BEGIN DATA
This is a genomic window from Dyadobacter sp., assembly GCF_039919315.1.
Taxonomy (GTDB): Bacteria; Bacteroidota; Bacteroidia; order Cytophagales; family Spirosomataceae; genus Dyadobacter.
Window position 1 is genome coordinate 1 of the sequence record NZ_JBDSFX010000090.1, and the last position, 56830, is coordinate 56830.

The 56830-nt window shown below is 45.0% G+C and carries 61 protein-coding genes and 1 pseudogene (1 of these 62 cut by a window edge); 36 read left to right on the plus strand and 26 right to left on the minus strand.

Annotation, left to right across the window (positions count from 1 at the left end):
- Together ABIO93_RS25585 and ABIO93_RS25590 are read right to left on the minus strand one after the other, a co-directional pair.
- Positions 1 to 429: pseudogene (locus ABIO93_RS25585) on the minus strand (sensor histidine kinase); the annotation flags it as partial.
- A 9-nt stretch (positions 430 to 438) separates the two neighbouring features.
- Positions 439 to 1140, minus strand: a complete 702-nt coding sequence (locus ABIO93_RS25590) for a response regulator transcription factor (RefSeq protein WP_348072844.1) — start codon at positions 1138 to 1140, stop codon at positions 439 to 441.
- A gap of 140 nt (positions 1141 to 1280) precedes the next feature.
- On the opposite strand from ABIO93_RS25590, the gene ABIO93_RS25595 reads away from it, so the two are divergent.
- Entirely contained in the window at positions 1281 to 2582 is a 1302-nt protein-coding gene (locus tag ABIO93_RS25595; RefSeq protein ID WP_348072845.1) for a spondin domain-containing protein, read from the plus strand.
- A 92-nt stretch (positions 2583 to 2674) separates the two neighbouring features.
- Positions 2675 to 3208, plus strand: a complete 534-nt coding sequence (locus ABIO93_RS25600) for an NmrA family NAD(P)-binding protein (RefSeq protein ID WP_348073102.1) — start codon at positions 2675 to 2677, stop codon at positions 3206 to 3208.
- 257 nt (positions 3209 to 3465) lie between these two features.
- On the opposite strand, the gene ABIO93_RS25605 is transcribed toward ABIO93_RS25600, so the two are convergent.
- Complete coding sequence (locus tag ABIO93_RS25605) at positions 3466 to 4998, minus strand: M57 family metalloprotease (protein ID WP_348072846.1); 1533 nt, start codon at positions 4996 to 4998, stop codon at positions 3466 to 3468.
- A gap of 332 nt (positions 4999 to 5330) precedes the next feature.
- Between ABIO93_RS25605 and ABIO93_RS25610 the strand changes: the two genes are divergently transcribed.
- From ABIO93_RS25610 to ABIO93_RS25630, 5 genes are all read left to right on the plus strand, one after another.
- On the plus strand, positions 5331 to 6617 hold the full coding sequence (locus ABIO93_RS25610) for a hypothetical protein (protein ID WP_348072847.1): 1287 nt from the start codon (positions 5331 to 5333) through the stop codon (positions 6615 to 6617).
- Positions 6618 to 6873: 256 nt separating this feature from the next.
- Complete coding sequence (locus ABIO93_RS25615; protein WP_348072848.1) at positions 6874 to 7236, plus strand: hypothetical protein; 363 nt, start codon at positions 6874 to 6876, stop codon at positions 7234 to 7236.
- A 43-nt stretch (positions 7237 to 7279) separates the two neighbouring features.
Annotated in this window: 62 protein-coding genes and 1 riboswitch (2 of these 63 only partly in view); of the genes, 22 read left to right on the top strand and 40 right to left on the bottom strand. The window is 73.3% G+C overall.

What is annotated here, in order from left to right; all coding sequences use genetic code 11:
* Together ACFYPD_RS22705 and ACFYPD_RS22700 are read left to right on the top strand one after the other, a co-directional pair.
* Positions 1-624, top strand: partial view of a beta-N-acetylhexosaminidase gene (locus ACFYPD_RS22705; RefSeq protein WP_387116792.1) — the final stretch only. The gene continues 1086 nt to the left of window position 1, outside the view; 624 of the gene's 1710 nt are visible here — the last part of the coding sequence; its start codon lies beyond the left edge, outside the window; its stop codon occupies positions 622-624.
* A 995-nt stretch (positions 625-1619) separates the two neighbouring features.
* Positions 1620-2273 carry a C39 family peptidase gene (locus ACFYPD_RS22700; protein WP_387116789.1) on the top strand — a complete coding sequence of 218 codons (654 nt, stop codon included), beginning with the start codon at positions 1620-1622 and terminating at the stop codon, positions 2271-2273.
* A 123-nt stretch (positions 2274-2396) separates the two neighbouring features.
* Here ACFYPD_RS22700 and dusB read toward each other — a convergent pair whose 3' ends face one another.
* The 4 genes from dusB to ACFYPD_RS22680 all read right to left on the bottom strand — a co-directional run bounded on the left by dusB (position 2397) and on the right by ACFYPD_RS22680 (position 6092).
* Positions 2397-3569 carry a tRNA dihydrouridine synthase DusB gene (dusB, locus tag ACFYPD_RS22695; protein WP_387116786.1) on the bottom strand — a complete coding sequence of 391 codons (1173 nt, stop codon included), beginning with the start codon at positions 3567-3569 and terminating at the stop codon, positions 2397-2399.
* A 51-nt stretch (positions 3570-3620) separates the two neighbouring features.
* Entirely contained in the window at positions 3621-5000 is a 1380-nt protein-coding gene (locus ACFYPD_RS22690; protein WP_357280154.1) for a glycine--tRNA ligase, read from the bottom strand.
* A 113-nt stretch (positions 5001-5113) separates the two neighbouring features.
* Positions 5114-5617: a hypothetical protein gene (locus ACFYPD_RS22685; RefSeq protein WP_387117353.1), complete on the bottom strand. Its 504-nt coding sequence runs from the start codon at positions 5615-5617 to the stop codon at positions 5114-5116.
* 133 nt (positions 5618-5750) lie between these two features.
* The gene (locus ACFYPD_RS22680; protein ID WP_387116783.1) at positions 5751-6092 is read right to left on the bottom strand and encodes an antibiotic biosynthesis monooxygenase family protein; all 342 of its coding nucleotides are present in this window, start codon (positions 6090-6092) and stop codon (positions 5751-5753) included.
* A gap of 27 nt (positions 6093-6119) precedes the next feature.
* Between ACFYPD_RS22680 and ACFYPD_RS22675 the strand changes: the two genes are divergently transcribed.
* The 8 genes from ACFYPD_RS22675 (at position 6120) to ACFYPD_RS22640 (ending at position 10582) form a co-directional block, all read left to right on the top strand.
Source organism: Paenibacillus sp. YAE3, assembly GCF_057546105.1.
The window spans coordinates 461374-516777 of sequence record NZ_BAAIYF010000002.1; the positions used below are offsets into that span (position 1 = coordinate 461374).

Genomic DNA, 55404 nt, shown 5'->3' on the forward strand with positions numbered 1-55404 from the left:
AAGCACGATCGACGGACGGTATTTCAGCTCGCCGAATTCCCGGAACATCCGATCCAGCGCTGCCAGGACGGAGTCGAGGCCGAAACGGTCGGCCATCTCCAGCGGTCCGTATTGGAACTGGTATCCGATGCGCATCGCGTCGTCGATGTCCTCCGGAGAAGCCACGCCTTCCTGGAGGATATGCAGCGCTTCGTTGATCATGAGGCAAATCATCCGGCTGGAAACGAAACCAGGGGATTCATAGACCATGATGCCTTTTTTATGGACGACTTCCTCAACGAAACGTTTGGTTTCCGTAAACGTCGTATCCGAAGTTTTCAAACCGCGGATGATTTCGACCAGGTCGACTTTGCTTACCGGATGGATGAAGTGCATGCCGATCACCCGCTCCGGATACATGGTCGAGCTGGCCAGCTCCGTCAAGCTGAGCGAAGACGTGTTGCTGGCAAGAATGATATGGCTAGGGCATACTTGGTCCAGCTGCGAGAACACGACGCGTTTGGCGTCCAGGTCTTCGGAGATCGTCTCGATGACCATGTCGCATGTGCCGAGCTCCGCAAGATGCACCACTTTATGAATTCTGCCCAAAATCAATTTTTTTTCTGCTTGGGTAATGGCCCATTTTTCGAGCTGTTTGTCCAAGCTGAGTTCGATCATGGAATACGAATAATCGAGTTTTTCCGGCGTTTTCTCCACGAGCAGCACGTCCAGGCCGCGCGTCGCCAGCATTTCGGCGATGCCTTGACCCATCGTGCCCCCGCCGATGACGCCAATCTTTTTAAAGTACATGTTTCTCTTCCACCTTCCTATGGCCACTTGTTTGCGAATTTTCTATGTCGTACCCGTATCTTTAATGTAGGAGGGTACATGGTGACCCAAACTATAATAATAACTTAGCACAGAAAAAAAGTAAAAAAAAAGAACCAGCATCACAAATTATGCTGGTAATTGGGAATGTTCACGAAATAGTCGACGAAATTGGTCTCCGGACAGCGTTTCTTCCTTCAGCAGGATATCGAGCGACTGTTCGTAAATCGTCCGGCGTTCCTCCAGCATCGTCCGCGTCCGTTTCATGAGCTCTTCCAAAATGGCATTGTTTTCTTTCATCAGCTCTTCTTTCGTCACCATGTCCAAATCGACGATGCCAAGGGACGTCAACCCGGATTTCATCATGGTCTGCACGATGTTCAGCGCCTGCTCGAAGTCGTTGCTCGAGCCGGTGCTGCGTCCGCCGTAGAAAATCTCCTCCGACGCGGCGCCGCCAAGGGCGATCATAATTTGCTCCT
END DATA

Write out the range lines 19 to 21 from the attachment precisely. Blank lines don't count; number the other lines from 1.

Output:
- Between ABIO93_RS25605 and ABIO93_RS25610 the strand changes: the two genes are divergently transcribed.
- From ABIO93_RS25610 to ABIO93_RS25630, 5 genes are all read left to right on the plus strand, one after another.
- On the plus strand, positions 5331 to 6617 hold the full coding sequence (locus ABIO93_RS25610) for a hypothetical protein (protein ID WP_348072847.1): 1287 nt from the start codon (positions 5331 to 5333) through the stop codon (positions 6615 to 6617).